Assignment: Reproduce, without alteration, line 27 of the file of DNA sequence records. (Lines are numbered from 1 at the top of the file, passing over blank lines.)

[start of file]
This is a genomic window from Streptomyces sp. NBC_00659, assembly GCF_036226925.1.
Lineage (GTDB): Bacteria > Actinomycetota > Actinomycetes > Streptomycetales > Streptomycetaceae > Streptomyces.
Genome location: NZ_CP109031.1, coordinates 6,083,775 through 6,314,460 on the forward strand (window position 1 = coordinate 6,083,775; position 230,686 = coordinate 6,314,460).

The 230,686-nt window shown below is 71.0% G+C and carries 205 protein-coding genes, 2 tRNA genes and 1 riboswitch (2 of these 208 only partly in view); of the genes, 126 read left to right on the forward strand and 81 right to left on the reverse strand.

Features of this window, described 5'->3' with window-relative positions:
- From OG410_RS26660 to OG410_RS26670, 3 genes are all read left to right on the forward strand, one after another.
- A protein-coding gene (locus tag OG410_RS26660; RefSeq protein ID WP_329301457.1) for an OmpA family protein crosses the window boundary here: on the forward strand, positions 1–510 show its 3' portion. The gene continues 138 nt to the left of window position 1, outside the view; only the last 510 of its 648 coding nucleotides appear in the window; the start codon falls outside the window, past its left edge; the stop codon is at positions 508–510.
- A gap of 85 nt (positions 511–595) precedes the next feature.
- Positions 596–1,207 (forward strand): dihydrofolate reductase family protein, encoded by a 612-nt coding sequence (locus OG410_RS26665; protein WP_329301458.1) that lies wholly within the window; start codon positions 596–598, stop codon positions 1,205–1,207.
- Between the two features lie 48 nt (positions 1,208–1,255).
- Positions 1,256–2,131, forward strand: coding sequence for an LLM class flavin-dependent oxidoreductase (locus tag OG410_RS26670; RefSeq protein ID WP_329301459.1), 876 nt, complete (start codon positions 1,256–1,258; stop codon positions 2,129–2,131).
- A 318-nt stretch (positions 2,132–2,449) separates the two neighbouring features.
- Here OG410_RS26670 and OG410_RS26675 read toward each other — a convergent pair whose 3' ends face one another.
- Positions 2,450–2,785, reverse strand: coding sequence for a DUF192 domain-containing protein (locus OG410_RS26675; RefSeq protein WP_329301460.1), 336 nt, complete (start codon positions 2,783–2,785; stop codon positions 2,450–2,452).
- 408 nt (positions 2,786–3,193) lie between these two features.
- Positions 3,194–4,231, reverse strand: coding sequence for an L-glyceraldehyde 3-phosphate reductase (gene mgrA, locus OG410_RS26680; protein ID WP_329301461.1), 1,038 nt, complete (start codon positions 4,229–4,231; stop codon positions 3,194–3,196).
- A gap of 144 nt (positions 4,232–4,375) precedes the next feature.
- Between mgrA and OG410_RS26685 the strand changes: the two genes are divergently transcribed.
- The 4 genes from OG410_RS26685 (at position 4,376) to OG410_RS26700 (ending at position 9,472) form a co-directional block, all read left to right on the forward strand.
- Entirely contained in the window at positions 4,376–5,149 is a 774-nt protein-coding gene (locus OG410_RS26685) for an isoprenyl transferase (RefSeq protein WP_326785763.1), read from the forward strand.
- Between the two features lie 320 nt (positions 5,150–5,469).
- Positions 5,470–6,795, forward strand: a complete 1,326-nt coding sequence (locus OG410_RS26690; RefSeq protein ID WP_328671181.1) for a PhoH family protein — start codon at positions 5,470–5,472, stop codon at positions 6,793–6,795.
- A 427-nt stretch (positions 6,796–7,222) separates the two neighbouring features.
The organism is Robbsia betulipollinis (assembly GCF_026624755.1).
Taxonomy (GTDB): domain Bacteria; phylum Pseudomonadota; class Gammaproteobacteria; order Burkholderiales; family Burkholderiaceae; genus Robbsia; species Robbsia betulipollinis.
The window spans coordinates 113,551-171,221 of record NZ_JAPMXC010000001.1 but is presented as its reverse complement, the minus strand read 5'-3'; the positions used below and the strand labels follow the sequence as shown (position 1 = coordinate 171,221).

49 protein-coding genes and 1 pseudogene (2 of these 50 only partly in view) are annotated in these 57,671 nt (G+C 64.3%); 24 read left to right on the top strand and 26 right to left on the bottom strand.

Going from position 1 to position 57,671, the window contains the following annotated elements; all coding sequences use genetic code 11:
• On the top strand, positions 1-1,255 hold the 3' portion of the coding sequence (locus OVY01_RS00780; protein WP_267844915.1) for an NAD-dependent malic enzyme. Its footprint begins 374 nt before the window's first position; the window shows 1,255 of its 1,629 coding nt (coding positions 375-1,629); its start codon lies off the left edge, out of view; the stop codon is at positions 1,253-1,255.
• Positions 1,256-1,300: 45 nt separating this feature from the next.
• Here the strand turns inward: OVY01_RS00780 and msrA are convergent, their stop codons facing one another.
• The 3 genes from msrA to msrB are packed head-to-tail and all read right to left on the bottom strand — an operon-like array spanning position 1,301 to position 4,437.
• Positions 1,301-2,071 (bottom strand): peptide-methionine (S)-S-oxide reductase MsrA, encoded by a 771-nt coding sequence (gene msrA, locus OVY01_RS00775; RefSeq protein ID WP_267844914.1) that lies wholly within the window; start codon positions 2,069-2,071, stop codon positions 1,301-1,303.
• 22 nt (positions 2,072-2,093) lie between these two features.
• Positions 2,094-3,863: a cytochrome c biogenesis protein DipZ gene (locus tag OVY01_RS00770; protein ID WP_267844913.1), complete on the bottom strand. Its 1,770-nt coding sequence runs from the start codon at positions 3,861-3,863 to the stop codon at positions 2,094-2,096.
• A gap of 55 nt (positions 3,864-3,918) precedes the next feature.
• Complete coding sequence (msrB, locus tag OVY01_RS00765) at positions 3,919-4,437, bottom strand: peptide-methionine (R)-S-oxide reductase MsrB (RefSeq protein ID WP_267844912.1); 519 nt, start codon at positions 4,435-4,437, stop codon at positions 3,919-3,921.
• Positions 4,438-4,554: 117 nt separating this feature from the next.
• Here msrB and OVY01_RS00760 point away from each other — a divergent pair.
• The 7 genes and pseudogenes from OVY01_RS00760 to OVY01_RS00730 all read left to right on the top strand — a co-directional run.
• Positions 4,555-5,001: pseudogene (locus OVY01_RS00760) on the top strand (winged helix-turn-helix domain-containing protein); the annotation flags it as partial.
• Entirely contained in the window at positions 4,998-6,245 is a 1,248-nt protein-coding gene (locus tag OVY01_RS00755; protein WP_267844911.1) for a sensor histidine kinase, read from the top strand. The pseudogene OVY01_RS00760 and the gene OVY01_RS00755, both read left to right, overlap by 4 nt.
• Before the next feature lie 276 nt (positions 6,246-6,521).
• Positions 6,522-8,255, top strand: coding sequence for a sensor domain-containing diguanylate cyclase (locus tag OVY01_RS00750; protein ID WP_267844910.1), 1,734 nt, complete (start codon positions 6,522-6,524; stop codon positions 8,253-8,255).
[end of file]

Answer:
49 protein-coding genes and 1 pseudogene (2 of these 50 only partly in view) are annotated in these 57,671 nt (G+C 64.3%); 24 read left to right on the top strand and 26 right to left on the bottom strand.